Friday, February 6, 2015

How to Cook Healthy Food for Kids : Substitute Jicama Fries for Potato Fries

In The Third Plate: Field Notes on a New Cuisine, Dan Barber argues good food arises from good farming practices. A James Beard award-winning chef, Barber practices what he preaches by serving up delicious food at his restaurant, Blue Hill at Stone Barns. The food at his restaurant is sourced from local farms in the Hudson Valley as well as his own farm, the Stone Barns Center. Moving beyond the farm to table movement, Barber promotes whole farm cooking, where cuisine is developed from what the landscape provides. For instance, he offers a seasonal dish called, "Rotation Risotto", which features whole grains, legumes, and a puree of brassicas instead of rice.

Barber laments the industrialization of our food, which converted the diverse land of the midwest into a grain producing machine. He notes that more than 80% of American farmland is in grain production—corn, wheat, and rice, mostly. In contrast, vegetables and fruits occupy just 8% of our farmland. Corn sweeteners and wheat are the primary sources of grain in the American diet, with the average American consuming 130 pounds of wheat per year.

Not only is the great majority of farmland in America devoted to just a few grain crops, the industrialization of our food has led to a homogenization of our food. Early domestication of wheat yielded diversity of flavor and species. Then, Norman Borlaug, a scientist working for DuPont, discovered that adding fertilizer to wheat production tripled growth. However, growth was too rapid and the variety of wheat he was cultivating rotted. Borlaug then used samples of a short-straw wheat from Japan and began growing new semidwarf crosses which grew rapidly and thrived. By 1963, ninety-five percent of the wheat grown in Mexico was of the semidwarf variety, which now dominates U.S. farmland as well. Not only did semidwarf wheat increase yields, but the harder wheat was also better suited for processing by steel roller mills, which enabled mass production of highly refined flour.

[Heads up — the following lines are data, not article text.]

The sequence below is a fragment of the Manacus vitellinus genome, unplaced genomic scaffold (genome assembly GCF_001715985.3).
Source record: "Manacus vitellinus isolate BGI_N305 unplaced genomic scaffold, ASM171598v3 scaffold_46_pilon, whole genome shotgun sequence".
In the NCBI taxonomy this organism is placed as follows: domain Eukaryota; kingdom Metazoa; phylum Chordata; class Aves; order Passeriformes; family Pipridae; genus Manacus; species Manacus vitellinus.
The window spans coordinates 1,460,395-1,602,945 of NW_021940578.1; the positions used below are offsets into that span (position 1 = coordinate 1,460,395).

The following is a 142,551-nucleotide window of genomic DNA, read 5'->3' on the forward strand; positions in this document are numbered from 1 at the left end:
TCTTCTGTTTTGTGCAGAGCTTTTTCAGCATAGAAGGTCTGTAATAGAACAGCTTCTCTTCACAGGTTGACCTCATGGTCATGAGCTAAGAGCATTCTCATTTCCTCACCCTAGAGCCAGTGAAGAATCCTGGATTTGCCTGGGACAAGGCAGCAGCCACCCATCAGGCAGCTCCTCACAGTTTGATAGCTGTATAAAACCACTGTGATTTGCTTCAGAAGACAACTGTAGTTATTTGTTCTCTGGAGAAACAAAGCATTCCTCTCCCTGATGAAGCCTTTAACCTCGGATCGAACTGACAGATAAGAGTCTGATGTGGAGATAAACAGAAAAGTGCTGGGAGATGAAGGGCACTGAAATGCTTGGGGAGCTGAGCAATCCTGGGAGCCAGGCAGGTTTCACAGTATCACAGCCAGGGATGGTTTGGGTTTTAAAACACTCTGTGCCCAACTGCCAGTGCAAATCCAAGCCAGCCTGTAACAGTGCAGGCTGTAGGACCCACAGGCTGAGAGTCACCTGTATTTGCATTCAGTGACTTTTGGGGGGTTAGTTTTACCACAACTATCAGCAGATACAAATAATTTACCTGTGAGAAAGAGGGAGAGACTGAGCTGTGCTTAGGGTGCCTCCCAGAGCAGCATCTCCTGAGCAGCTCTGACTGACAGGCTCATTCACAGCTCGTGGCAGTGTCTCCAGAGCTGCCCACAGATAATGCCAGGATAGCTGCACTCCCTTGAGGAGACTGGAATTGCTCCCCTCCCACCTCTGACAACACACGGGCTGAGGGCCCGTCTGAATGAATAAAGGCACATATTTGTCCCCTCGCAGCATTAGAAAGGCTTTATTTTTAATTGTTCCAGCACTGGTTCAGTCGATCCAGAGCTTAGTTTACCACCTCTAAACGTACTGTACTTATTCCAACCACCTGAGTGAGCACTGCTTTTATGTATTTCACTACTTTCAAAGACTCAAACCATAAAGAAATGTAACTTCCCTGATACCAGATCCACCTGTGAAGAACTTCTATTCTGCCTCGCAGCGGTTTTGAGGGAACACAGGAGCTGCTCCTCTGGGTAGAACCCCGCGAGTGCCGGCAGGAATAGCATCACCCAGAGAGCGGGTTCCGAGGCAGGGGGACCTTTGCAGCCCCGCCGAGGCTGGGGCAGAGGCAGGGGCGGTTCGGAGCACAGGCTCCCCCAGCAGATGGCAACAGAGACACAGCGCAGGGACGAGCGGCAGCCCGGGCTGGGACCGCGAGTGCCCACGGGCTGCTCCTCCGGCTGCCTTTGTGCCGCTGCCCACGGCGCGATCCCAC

Wheat isn't the only example of monoculture in our food supply. Food industrialization also homogenized the potato industry. An article in The Modern Farmer notes, "In the early 1900s, the Russet Burbank was just one of thousands of different types of potatoes grown in the U.S. By the late 1980s this single variety made up the vast majority of U.S.-grown potatoes and is still the most familiar potato in the country today. Why? Well, it’s an all-purpose potato that holds up all right—though by no means ideally—whether baked, boiled, or mashed. But its most common and popular form is also the main reason for its rise to dominance: the McDonald’s French fry."

While some may argue industrialized food feeds the masses cheaply, it comes at a significant cost. Industrialized food lacks diversity. The loss of food diversity reduces flavor variety. Humans are designed to seek out a variety of foods and flavors.  From an evolutionary standpoint, eating a variety of different foods in the wild ensured all vitamins and minerals would be accounted for. By moving towards a food system that supports monocultures, we run the risk of developing micronutrient deficiencies.

One way you can combat food homogenization is to diversify.  Introduce a variety of colorful vegetables into your child's diet and constantly expose them to new types of foods.  For instance, instead of the same old french fry made from Russet potatoes, diversify with spicy spiralized shoe string jicama fries.  Jicama, also known as the Mexican turnip, is a tuberous root whose crispy white interior resembles that of a pear.  Unlike other root vegetables which are typically starchy, jiicama is low in carbohydrate density and glycemic index. Incidentally, I found these jicama fries to live up to their spicy name.  I recommend cutting the chili powder and cayenne pepper down to 1/4 teaspoon for the kids. These jicama fries are a great way to get away from the monotony of our industrialized food system, as I demonstrate in the following video:


Barber, D. (2014). The third plate: Field notes on a new cuisine.


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